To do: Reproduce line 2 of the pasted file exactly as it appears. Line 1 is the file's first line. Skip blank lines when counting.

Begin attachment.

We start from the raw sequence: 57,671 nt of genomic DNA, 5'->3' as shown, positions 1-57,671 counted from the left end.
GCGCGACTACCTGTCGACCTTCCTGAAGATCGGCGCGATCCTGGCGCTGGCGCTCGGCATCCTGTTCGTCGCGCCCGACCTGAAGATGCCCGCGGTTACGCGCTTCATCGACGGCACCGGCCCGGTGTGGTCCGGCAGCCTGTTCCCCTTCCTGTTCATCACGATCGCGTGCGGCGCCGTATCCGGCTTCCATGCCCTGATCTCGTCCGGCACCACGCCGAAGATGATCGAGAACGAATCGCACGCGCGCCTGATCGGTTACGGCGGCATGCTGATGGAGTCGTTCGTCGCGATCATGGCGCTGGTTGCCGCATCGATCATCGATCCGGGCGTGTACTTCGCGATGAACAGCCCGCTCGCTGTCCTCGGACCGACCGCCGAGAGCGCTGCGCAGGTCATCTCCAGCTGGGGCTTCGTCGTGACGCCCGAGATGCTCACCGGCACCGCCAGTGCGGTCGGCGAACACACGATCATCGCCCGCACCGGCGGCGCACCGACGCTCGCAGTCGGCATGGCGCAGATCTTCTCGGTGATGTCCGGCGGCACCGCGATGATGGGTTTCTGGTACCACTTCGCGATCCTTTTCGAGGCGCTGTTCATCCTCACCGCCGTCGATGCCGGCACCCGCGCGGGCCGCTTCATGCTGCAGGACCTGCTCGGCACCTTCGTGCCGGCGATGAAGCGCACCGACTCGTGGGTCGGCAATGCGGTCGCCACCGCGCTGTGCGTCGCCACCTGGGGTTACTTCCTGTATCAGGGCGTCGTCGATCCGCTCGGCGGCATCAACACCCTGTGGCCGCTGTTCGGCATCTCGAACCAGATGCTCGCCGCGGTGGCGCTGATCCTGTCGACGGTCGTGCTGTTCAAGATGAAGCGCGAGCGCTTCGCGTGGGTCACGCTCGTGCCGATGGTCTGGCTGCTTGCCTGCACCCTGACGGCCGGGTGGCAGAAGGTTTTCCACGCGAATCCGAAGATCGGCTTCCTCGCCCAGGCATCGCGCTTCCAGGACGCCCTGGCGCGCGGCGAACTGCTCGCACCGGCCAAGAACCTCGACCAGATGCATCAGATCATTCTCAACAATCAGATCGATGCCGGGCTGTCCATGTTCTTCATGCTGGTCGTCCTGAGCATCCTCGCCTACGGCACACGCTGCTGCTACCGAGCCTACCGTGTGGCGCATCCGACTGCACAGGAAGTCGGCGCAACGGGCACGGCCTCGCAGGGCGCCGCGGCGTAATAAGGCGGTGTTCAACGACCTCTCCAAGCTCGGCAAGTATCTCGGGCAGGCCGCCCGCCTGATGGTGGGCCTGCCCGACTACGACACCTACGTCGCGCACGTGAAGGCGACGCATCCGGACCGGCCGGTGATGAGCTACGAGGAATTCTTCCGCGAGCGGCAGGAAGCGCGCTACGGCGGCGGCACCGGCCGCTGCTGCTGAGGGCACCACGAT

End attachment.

GCGCGACTACCTGTCGACCTTCCTGAAGATCGGCGCGATCCTGGCGCTGGCGCTCGGCATCCTGTTCGTCGCGCCCGACCTGAAGATGCCCGCGGTTACGCGCTTCATCGACGGCACCGGCCCGGTGTGGTCCGGCAGCCTGTTCCCCTTCCTGTTCATCACGATCGCGTGCGGCGCCGTATCCGGCTTCCATGCCCTGATCTCGTCCGGCACCACGCCGAAGATGATCGAGAACGAATCGCACGCGCGCCTGATCGGTTACGGCGGCATGCTGATGGAGTCGTTCGTCGCGATCATGGCGCTGGTTGCCGCATCGATCATCGATCCGGGCGTGTACTTCGCGATGAACAGCCCGCTCGCTGTCCTCGGACCGACCGCCGAGAGCGCTGCGCAGGTCATCTCCAGCTGGGGCTTCGTCGTGACGCCCGAGATGCTCACCGGCACCGCCAGTGCGGTCGGCGAACACACGATCATCGCCCGCACCGGCGGCGCACCGACGCTCGCAGTCGGCATGGCGCAGATCTTCTCGGTGATGTCCGGCGGCACCGCGATGATGGGTTTCTGGTACCACTTCGCGATCCTTTTCGAGGCGCTGTTCATCCTCACCGCCGTCGATGCCGGCACCCGCGCGGGCCGCTTCATGCTGCAGGACCTGCTCGGCACCTTCGTGCCGGCGATGAAGCGCACCGACTCGTGGGTCGGCAATGCGGTCGCCACCGCGCTGTGCGTCGCCACCTGGGGTTACTTCCTGTATCAGGGCGTCGTCGATCCGCTCGGCGGCATCAACACCCTGTGGCCGCTGTTCGGCATCTCGAACCAGATGCTCGCCGCGGTGGCGCTGATCCTGTCGACGGTCGTGCTGTTCAAGATGAAGCGCGAGCGCTTCGCGTGGGTCACGCTCGTGCCGATGGTCTGGCTGCTTGCCTGCACCCTGACGGCCGGGTGGCAGAAGGTTTTCCACGCGAATCCGAAGATCGGCTTCCTCGCCCAGGCATCGCGCTTCCAGGACGCCCTGGCGCGCGGCGAACTGCTCGCACCGGCCAAGAACCTCGACCAGATGCATCAGATCATTCTCAACAATCAGATCGATGCCGGGCTGTCCATGTTCTTCATGCTGGTCGTCCTGAGCATCCTCGCCTACGGCACACGCTGCTGCTACCGAGCCTACCGTGTGGCGCATCCGACTGCACAGGAAGTCGGCGCAACGGGCACGGCCTCGCAGGGCGCCGCGGCGTAATAAGGCGGTGTTCAACGACCTCTCCAAGCTCGGCAAGTATCTCGGGCAGGCCGCCCGCCTGATGGTGGGCCTGCCCGACTACGACACCTACGTCGCGCACGTGAAGGCGACGCATCCGGACCGGCCGGTGATGAGCTACGAGGAATTCTTCCGCGAGCGGCAGGAAGCGCGCTACGGCGGCGGCACCGGCCGCTGCTGCTGAGGGCACCACGAT